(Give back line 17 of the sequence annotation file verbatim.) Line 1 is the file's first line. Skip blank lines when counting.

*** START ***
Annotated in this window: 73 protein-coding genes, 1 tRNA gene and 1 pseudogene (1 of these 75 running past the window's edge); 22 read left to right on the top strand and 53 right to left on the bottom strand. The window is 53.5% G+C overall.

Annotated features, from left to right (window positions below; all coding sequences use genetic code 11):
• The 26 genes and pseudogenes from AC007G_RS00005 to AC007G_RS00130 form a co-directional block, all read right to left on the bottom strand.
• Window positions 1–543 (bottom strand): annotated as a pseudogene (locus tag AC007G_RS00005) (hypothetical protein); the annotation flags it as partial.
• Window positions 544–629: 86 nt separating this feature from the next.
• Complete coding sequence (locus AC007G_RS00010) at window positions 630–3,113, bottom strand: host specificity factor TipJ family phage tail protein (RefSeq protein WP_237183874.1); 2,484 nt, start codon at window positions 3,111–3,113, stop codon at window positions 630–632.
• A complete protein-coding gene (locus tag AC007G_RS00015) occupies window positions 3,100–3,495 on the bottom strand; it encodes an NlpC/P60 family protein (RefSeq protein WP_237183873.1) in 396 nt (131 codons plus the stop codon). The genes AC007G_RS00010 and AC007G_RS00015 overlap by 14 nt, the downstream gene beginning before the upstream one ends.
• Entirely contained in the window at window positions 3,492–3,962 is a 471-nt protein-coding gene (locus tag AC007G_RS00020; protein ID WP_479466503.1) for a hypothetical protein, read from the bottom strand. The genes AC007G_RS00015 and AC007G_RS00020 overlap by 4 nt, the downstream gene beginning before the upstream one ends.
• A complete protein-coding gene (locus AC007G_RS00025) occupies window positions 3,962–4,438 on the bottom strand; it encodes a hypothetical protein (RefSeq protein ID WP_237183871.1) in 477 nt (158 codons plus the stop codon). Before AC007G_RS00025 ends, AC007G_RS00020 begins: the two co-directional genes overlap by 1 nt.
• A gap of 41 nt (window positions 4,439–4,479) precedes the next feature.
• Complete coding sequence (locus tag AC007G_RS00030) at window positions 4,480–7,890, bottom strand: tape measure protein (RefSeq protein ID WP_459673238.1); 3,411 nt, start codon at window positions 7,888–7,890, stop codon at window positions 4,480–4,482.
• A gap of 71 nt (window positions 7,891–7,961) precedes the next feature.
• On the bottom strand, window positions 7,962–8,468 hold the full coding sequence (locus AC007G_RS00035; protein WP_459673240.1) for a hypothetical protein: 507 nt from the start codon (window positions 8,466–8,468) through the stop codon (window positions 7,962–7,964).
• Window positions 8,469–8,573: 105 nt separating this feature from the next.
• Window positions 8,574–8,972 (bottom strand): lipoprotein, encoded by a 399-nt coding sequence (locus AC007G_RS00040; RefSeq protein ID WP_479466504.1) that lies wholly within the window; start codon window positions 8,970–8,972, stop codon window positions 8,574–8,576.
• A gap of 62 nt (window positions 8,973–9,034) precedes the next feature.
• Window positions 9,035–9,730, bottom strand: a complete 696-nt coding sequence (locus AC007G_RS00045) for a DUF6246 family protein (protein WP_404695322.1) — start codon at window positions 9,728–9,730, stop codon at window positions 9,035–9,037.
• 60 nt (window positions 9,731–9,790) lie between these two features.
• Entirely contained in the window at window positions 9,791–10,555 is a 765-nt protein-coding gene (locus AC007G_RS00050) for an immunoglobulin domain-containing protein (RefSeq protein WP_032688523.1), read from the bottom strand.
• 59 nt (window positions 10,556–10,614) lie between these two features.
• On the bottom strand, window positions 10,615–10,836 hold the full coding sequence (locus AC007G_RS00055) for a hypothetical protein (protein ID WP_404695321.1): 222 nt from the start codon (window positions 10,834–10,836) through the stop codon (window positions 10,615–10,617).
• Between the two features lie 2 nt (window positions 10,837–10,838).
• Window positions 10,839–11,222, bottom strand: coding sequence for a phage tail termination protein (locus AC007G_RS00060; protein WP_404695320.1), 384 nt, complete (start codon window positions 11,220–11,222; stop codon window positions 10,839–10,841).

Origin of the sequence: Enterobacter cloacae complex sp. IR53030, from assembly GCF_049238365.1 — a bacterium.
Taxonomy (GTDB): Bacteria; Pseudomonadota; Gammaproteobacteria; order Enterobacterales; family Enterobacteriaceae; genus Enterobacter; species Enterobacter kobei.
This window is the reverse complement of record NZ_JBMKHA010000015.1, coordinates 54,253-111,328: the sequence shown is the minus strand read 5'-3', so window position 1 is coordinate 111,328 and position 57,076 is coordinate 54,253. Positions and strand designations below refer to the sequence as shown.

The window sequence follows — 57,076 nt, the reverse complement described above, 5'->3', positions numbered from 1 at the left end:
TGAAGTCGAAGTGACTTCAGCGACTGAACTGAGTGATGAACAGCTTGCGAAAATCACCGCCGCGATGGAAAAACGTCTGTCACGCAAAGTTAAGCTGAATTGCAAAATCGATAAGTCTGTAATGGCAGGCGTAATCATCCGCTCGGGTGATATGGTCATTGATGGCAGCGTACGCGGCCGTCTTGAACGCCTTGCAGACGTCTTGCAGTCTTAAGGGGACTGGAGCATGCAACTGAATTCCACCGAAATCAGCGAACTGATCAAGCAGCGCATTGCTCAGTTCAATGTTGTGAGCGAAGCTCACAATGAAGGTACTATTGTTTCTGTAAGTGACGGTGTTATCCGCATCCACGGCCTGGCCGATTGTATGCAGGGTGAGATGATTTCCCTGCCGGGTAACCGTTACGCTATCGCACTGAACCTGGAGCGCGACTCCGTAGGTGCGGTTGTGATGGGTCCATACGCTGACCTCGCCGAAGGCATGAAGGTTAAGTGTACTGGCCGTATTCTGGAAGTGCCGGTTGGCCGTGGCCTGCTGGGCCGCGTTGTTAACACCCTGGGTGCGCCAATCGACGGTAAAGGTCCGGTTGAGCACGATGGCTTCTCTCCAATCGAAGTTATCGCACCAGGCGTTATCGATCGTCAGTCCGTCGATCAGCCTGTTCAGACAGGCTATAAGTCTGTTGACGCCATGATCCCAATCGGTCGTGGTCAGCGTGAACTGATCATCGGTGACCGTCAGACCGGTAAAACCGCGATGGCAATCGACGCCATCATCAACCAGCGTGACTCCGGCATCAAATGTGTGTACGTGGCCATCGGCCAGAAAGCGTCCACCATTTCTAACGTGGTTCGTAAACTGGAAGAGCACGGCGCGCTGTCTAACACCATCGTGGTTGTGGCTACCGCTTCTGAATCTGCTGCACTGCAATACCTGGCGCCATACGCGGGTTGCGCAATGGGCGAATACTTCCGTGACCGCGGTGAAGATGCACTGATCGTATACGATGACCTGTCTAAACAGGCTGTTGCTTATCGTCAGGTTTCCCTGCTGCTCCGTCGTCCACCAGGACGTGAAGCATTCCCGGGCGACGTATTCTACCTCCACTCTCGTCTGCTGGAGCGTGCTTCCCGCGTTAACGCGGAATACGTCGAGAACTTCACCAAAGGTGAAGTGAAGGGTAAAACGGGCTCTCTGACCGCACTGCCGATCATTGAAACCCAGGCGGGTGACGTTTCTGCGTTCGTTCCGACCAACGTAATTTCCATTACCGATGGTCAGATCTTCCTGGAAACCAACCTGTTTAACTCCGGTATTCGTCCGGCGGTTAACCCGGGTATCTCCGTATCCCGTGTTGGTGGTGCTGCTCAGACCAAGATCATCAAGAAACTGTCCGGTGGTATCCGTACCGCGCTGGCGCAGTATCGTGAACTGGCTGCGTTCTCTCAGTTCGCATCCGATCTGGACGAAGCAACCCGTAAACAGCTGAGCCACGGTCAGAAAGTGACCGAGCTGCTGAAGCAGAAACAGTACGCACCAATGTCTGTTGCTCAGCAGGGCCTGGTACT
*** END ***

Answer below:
• Window positions 9,035–9,730, bottom strand: a complete 696-nt coding sequence (locus AC007G_RS00045) for a DUF6246 family protein (protein WP_404695322.1) — start codon at window positions 9,728–9,730, stop codon at window positions 9,035–9,037.